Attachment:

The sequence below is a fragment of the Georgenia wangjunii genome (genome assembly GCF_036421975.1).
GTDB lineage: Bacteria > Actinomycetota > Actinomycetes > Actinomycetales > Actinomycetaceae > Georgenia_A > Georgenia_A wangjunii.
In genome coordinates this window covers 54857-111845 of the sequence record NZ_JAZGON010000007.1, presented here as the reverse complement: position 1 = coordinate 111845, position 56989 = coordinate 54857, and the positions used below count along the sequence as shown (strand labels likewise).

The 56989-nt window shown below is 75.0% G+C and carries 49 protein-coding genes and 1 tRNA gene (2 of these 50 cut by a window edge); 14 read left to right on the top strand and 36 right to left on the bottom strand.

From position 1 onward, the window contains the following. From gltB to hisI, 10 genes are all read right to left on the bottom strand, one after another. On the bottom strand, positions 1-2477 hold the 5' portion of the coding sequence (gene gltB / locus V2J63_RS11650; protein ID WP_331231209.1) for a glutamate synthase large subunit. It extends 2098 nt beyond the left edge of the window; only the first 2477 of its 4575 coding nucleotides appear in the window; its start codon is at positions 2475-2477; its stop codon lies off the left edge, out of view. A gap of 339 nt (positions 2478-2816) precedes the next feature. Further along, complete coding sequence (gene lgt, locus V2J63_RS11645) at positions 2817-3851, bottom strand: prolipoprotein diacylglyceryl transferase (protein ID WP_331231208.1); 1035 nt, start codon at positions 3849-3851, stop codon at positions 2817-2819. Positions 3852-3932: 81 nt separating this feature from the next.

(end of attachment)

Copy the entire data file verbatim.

The sequence below is a fragment of the Georgenia wangjunii genome (genome assembly GCF_036421975.1).
GTDB lineage: Bacteria > Actinomycetota > Actinomycetes > Actinomycetales > Actinomycetaceae > Georgenia_A > Georgenia_A wangjunii.
In genome coordinates this window covers 54857-111845 of the sequence record NZ_JAZGON010000007.1, presented here as the reverse complement: position 1 = coordinate 111845, position 56989 = coordinate 54857, and the positions used below count along the sequence as shown (strand labels likewise).

The 56989-nt window shown below is 75.0% G+C and carries 49 protein-coding genes and 1 tRNA gene (2 of these 50 cut by a window edge); 14 read left to right on the top strand and 36 right to left on the bottom strand.

From position 1 onward, the window contains the following. From gltB to hisI, 10 genes are all read right to left on the bottom strand, one after another. On the bottom strand, positions 1-2477 hold the 5' portion of the coding sequence (gene gltB / locus V2J63_RS11650; protein ID WP_331231209.1) for a glutamate synthase large subunit. It extends 2098 nt beyond the left edge of the window; only the first 2477 of its 4575 coding nucleotides appear in the window; its start codon is at positions 2475-2477; its stop codon lies off the left edge, out of view. A gap of 339 nt (positions 2478-2816) precedes the next feature. Further along, complete coding sequence (gene lgt, locus V2J63_RS11645) at positions 2817-3851, bottom strand: prolipoprotein diacylglyceryl transferase (protein ID WP_331231208.1); 1035 nt, start codon at positions 3849-3851, stop codon at positions 2817-2819. Positions 3852-3932: 81 nt separating this feature from the next.